Humanity of Coaching

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issue06 / Matthew Q.Lesser

Coaching is a blend of art and social sciences. There is always a dimension of mystery, unknown, and unpredictable whenever humans are involved. Yes, there are ways to reduce the unpredictable, but it cannot be eliminated. It would be easy if the following graphic were true:

This graphic cannot be true since humans are not just a bundle of automatic actions and conditioned responses. Is it true some of the time? Sure, but a coach cannot rely upon this because just when you think you have coaching “down to a science,” your client acts outside of this “Stimulus→Response Formula.”


 What does the actual process look like? More like this:

What is the point? The “art” part of coaching is the “human part” of the process; the “science” part is the training, preparation, practice, and integration of skills that are all necessary for a coach to become a coach. If a coach, however, relies strictly on the

“science” part of the process, they will not only have difficulty relating to their clients, but also, they will lack effectiveness. Since the science of coaching is well known and understood, let’s focus on the “art,” or the humanity, component of coaching.

As with any form of external counsel, feedback, or guidance, the key for the person providing the guidance is to build trust and rapport with the person seeking it. Trust and rapport take interaction, investment, and relationship, which can be summed together into one word: time; however, time is often the one commodity that no one seems to have or has enough of in their lives. How do we, as coaches, embrace the “art” of coaching, elevate the human experience in coaching, and work within the constraint of time?

Two words: Story. Vulnerability.

Story. My favourite and one of the first questions I ask is, “What’s your story?” And I don’t mean the abridged or Cliff’s Notes® version; I mean the full-on, birth-to-now story. I want the other person to share their joys and sorrows; their victories and defeats; their mountaintops and valleys; and the good, bad, and ugly. I want to understand more than just the “what” of the person; I want to understand the “what,” “why,” “how,” and “who.” In turn, I have also found it helpful from a relationship and trust acceleration perspective to share my story as well. Why? Because it helps break down barriers, removes the mystery, puts both coach and person being coached on the same human experience level, and establishes greater credibility. Story helps the coach understand the human processing element from the “Stimulus-Response” graphic; the more the coach understands the person being coached, the clearer the elements of thinking, assumptions, beliefs, filters, experiences, and the like become, which better equips the coach in helping the person being coached process, grow, and make decisions.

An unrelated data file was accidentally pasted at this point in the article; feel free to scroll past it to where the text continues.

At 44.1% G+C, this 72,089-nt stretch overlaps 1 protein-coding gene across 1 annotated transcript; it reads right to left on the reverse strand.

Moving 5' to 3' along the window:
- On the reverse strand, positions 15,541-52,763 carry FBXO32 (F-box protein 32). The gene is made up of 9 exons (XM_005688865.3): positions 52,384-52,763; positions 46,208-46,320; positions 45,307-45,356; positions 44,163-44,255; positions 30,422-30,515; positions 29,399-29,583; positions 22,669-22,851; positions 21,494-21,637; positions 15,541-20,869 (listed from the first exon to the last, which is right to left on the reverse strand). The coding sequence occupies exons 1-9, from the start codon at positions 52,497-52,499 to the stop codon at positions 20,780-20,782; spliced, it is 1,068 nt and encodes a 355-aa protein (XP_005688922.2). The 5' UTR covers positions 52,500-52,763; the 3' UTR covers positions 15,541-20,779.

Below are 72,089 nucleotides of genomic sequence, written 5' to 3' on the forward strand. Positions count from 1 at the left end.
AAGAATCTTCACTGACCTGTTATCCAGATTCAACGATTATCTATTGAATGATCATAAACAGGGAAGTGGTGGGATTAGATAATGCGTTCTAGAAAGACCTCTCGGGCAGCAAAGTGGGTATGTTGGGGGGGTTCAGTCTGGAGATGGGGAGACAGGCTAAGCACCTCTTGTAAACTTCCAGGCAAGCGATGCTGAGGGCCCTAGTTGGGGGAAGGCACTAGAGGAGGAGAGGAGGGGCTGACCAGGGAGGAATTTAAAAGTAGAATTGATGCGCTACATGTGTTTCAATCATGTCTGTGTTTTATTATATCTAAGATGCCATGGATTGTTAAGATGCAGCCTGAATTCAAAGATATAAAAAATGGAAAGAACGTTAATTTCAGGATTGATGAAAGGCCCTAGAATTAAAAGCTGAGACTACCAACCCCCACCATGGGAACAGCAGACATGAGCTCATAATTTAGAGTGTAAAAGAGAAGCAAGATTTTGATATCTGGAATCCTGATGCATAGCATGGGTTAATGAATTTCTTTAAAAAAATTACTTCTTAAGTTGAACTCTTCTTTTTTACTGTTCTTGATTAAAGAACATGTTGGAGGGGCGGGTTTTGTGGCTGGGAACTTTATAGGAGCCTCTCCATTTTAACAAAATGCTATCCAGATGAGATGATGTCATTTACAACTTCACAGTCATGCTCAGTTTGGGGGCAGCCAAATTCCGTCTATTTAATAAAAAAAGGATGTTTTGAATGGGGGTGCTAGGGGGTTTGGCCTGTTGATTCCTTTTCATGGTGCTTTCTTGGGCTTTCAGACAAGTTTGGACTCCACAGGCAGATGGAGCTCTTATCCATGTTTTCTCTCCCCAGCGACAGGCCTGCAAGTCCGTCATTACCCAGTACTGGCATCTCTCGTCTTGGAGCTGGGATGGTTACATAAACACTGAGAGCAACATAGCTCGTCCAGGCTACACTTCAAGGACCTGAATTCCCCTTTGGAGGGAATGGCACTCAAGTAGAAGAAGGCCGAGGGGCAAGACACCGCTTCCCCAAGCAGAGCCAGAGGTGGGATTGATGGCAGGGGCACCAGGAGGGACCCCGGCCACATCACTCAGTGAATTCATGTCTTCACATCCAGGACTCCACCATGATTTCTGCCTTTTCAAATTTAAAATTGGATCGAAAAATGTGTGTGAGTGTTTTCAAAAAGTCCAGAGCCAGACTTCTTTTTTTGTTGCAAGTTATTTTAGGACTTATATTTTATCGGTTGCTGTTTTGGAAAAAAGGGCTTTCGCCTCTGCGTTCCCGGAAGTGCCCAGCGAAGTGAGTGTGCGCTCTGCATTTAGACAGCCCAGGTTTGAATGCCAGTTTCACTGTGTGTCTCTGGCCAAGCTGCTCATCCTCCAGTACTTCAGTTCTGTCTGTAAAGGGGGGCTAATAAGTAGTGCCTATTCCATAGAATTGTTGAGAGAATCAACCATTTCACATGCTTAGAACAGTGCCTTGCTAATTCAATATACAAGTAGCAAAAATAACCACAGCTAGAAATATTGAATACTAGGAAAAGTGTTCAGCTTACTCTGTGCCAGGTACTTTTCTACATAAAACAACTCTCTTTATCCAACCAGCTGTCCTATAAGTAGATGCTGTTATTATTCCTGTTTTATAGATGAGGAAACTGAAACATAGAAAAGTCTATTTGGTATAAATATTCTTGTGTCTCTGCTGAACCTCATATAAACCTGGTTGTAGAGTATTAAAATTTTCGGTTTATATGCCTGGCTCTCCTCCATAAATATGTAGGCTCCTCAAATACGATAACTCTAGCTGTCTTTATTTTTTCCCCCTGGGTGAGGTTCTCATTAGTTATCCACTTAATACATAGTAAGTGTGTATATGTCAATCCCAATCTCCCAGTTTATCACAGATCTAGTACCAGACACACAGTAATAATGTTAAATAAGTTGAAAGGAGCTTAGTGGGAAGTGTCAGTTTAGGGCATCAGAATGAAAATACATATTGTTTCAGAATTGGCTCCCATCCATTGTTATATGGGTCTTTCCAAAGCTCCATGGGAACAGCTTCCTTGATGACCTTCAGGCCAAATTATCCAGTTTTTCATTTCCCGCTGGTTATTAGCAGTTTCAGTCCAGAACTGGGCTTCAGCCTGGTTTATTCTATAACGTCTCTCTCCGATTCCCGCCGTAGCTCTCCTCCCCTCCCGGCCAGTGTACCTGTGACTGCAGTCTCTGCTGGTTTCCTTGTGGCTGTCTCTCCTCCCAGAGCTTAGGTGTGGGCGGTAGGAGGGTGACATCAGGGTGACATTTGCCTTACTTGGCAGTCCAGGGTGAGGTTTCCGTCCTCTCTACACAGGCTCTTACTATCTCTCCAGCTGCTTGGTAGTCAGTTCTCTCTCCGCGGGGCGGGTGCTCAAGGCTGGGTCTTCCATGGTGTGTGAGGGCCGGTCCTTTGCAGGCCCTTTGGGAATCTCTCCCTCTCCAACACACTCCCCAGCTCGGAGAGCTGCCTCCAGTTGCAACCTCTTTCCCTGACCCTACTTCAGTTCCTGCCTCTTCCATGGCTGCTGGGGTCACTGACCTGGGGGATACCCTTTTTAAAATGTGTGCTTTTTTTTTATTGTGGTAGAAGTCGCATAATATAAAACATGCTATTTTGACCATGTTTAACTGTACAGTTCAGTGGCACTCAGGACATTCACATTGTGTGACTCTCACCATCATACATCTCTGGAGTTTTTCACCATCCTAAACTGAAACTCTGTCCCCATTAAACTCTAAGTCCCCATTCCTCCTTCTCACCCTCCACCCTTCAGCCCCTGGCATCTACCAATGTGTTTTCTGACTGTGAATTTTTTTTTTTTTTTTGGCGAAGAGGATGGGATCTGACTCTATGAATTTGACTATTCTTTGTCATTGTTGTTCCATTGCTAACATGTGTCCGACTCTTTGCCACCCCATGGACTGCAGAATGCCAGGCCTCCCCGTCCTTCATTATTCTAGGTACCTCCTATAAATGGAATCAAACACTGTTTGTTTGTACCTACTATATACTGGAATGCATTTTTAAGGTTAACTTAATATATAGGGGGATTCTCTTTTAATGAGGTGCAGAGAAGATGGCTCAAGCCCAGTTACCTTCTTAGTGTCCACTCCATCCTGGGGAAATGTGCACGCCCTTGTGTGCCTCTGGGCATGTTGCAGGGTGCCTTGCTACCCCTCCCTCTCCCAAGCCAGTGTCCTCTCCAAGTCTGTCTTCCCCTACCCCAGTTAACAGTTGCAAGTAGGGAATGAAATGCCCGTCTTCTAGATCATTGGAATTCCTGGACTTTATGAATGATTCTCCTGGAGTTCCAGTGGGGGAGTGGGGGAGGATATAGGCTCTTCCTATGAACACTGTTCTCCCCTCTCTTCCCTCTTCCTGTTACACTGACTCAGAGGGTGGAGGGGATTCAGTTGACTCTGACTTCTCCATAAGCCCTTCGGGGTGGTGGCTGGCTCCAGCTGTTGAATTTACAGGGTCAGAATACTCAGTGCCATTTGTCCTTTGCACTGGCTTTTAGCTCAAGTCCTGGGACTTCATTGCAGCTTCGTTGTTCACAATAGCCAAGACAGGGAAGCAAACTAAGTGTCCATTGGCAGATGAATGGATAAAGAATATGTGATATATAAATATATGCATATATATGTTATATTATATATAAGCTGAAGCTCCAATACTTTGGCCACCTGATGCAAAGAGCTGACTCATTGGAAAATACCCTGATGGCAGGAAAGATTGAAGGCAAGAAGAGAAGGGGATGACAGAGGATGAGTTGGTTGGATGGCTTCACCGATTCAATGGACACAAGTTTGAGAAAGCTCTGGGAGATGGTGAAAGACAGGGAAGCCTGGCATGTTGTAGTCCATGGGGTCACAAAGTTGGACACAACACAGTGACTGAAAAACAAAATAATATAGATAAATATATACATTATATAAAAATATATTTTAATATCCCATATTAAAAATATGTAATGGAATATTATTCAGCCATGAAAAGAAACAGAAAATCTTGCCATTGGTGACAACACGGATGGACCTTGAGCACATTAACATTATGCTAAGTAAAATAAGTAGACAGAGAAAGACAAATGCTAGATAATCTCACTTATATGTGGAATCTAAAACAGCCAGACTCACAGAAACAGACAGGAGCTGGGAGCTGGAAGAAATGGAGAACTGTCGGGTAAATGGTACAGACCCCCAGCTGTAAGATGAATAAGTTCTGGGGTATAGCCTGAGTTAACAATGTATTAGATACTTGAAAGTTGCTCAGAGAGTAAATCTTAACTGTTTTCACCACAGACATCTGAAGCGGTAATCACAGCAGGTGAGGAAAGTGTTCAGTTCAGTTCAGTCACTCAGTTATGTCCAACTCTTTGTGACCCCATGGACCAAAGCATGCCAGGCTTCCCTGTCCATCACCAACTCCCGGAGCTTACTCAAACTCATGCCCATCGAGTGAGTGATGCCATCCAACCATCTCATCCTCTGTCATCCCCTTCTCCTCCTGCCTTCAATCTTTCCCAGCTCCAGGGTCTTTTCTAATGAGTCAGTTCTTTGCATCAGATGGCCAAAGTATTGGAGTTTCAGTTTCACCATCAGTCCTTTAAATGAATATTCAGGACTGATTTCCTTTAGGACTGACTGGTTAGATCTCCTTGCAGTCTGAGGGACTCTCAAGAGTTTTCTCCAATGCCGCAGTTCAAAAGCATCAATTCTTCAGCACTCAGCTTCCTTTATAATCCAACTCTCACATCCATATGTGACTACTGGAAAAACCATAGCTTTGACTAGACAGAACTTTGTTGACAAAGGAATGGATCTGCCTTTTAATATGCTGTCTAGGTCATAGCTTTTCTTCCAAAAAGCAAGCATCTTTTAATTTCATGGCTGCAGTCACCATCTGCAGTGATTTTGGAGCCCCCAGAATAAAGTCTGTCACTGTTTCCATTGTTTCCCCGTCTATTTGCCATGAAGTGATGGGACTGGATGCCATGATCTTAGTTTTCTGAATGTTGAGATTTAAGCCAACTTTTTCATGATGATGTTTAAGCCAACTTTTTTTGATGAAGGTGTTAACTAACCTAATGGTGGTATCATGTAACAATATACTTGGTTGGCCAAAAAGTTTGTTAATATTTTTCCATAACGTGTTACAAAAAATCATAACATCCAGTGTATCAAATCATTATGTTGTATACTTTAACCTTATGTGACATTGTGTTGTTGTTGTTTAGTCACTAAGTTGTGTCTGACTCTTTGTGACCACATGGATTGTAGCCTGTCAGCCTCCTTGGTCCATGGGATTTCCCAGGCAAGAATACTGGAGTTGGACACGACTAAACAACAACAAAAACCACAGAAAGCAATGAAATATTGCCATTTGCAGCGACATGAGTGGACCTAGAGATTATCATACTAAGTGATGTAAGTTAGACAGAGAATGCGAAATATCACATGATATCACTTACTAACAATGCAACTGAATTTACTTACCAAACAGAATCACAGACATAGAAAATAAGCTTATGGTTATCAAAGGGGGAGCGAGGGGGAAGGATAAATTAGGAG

Vulnerability. Most professionals are encouraged to maintain a professional distance from their clients. While there are boundaries that should never be crossed as regards the appropriateness of personal and relational sharing–especially of an intimate nature–when a coach is willing to share the difficulties, challenges, and even failures, the coach has experienced, it reciprocally opens the door for the person being coached to also share moments of vulnerability in their own lives. Vulnerability begets vulnerability. When a person is willing to share the difficulties and challenges, even the failures, experienced in life, it communicates a willingness and openness to discuss the same; it makes the person approachable and communicates a level of safety and trustworthiness that being guarded and closed off does not communicate.

Humans are complex. With the ability to think and feel, act rationally and irrationally, and make logical and illogical decisions, there is no guaranteed outcome or predictable way to anticipate every human’s response to a given stimulus. The more time and energy a coach intentionally invests at the beginning of the coaching relationship getting to know–really know–and understand–really understand–the person being coached, the better the experience will be. For both coach and person being coached…

The bottom line: Coaching is often sought after to learn, grow, and become better at whatever it is the person is seeking coaching for in their personal or professional life. The greater the relational bond and mutual understanding of both coach and person being coached, the greater the experience and the results, which is ultimately what both are seeking in a coaching relationship.

Final takeaway: When was the last time you asked a person you are coaching to share their story with you? How about sharing your story with them? Try it…and see what happens. If you don’t experience greater results and greater joy in coaching as a result, then I will give you your money back. Oh wait, you didn’t pay me for this!😀 Trust me. Try it. You will be grateful that you did!

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